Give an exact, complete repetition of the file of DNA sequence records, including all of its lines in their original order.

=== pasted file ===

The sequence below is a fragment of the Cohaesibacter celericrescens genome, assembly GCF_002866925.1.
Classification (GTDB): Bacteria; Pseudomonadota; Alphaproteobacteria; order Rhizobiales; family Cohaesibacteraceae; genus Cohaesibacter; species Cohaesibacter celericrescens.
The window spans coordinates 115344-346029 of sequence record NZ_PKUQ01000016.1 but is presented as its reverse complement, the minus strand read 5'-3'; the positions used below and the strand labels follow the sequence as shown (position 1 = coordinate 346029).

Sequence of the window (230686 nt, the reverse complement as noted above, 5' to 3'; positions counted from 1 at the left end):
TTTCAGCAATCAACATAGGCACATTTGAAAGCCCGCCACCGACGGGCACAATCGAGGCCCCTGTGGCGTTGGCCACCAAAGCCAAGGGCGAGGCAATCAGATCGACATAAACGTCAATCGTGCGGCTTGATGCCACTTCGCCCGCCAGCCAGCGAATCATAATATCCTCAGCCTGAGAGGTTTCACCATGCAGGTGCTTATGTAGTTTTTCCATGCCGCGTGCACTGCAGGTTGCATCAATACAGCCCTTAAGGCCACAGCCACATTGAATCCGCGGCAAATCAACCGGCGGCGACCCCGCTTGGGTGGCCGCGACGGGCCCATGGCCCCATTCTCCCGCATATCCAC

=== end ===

The sequence below is a fragment of the Cohaesibacter celericrescens genome, assembly GCF_002866925.1.
Classification (GTDB): Bacteria; Pseudomonadota; Alphaproteobacteria; order Rhizobiales; family Cohaesibacteraceae; genus Cohaesibacter; species Cohaesibacter celericrescens.
The window spans coordinates 115344-346029 of sequence record NZ_PKUQ01000016.1 but is presented as its reverse complement, the minus strand read 5'-3'; the positions used below and the strand labels follow the sequence as shown (position 1 = coordinate 346029).

Sequence of the window (230686 nt, the reverse complement as noted above, 5' to 3'; positions counted from 1 at the left end):
TTTCAGCAATCAACATAGGCACATTTGAAAGCCCGCCACCGACGGGCACAATCGAGGCCCCTGTGGCGTTGGCCACCAAAGCCAAGGGCGAGGCAATCAGATCGACATAAACGTCAATCGTGCGGCTTGATGCCACTTCGCCCGCCAGCCAGCGAATCATAATATCCTCAGCCTGAGAGGTTTCACCATGCAGGTGCTTATGTAGTTTTTCCATGCCGCGTGCACTGCAGGTTGCATCAATACAGCCCTTAAGGCCACAGCCACATTGAATCCGCGGCAAATCAACCGGCGGCGACCCCGCTTGGGTGGCCGCGACGGGCCCATGGCCCCATTCTCCCGCATATCCAC